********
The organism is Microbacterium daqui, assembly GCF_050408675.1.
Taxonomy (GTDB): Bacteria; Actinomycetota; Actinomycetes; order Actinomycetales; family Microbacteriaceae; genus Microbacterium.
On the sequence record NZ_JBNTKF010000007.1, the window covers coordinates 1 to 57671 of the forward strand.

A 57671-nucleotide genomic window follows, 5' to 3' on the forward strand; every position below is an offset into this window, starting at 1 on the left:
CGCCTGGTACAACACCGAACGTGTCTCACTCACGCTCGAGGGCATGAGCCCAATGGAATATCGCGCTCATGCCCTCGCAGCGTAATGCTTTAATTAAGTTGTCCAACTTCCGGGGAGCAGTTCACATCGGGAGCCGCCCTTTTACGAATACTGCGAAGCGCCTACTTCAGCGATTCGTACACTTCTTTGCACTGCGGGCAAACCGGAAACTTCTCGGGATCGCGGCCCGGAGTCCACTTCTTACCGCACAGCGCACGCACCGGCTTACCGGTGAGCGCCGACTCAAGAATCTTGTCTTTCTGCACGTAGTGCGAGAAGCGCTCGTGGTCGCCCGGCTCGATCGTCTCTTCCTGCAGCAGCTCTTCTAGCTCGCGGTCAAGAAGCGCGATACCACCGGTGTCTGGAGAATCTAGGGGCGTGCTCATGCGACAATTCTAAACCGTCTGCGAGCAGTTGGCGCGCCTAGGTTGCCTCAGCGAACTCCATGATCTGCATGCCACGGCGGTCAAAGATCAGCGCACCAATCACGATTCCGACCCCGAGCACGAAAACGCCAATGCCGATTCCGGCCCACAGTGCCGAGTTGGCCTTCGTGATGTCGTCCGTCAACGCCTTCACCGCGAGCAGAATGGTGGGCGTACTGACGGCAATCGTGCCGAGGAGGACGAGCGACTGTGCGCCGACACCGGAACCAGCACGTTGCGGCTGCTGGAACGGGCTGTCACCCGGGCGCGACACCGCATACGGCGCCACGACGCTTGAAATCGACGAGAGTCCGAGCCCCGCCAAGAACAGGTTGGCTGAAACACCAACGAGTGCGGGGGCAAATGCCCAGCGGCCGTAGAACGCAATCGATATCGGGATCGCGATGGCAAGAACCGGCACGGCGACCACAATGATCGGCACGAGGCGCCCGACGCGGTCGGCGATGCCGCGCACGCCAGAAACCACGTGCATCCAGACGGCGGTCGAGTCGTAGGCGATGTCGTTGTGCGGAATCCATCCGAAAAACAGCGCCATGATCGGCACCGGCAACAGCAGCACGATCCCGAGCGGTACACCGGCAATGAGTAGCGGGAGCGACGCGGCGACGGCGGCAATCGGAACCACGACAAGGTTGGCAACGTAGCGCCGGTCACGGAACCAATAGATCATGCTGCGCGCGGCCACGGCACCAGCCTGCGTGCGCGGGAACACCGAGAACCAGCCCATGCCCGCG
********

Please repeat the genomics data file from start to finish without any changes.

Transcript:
The organism is Microbacterium daqui, assembly GCF_050408675.1.
Taxonomy (GTDB): Bacteria; Actinomycetota; Actinomycetes; order Actinomycetales; family Microbacteriaceae; genus Microbacterium.
On the sequence record NZ_JBNTKF010000007.1, the window covers coordinates 1 to 57671 of the forward strand.

A 57671-nucleotide genomic window follows, 5' to 3' on the forward strand; every position below is an offset into this window, starting at 1 on the left:
CGCCTGGTACAACACCGAACGTGTCTCACTCACGCTCGAGGGCATGAGCCCAATGGAATATCGCGCTCATGCCCTCGCAGCGTAATGCTTTAATTAAGTTGTCCAACTTCCGGGGAGCAGTTCACATCGGGAGCCGCCCTTTTACGAATACTGCGAAGCGCCTACTTCAGCGATTCGTACACTTCTTTGCACTGCGGGCAAACCGGAAACTTCTCGGGATCGCGGCCCGGAGTCCACTTCTTACCGCACAGCGCACGCACCGGCTTACCGGTGAGCGCCGACTCAAGAATCTTGTCTTTCTGCACGTAGTGCGAGAAGCGCTCGTGGTCGCCCGGCTCGATCGTCTCTTCCTGCAGCAGCTCTTCTAGCTCGCGGTCAAGAAGCGCGATACCACCGGTGTCTGGAGAATCTAGGGGCGTGCTCATGCGACAATTCTAAACCGTCTGCGAGCAGTTGGCGCGCCTAGGTTGCCTCAGCGAACTCCATGATCTGCATGCCACGGCGGTCAAAGATCAGCGCACCAATCACGATTCCGACCCCGAGCACGAAAACGCCAATGCCGATTCCGGCCCACAGTGCCGAGTTGGCCTTCGTGATGTCGTCCGTCAACGCCTTCACCGCGAGCAGAATGGTGGGCGTACTGACGGCAATCGTGCCGAGGAGGACGAGCGACTGTGCGCCGACACCGGAACCAGCACGTTGCGGCTGCTGGAACGGGCTGTCACCCGGGCGCGACACCGCATACGGCGCCACGACGCTTGAAATCGACGAGAGTCCGAGCCCCGCCAAGAACAGGTTGGCTGAAACACCAACGAGTGCGGGGGCAAATGCCCAGCGGCCGTAGAACGCAATCGATATCGGGATCGCGATGGCAAGAACCGGCACGGCGACCACAATGATCGGCACGAGGCGCCCGACGCGGTCGGCGATGCCGCGCACGCCAGAAACCACGTGCATCCAGACGGCGGTCGAGTCGTAGGCGATGTCGTTGTGCGGAATCCATCCGAAAAACAGCGCCATGATCGGCACCGGCAACAGCAGCACGATCCCGAGCGGTACACCGGCAATGAGTAGCGGGAGCGACGCGGCGACGGCGGCAATCGGAACCACGACAAGGTTGGCAACGTAGCGCCGGTCACGGAACCAATAGATCATGCTGCGCGCGGCCACGGCACCAGCCTGCGTGCGCGGGAACACCGAGAACCAGCCCATGCCCGCG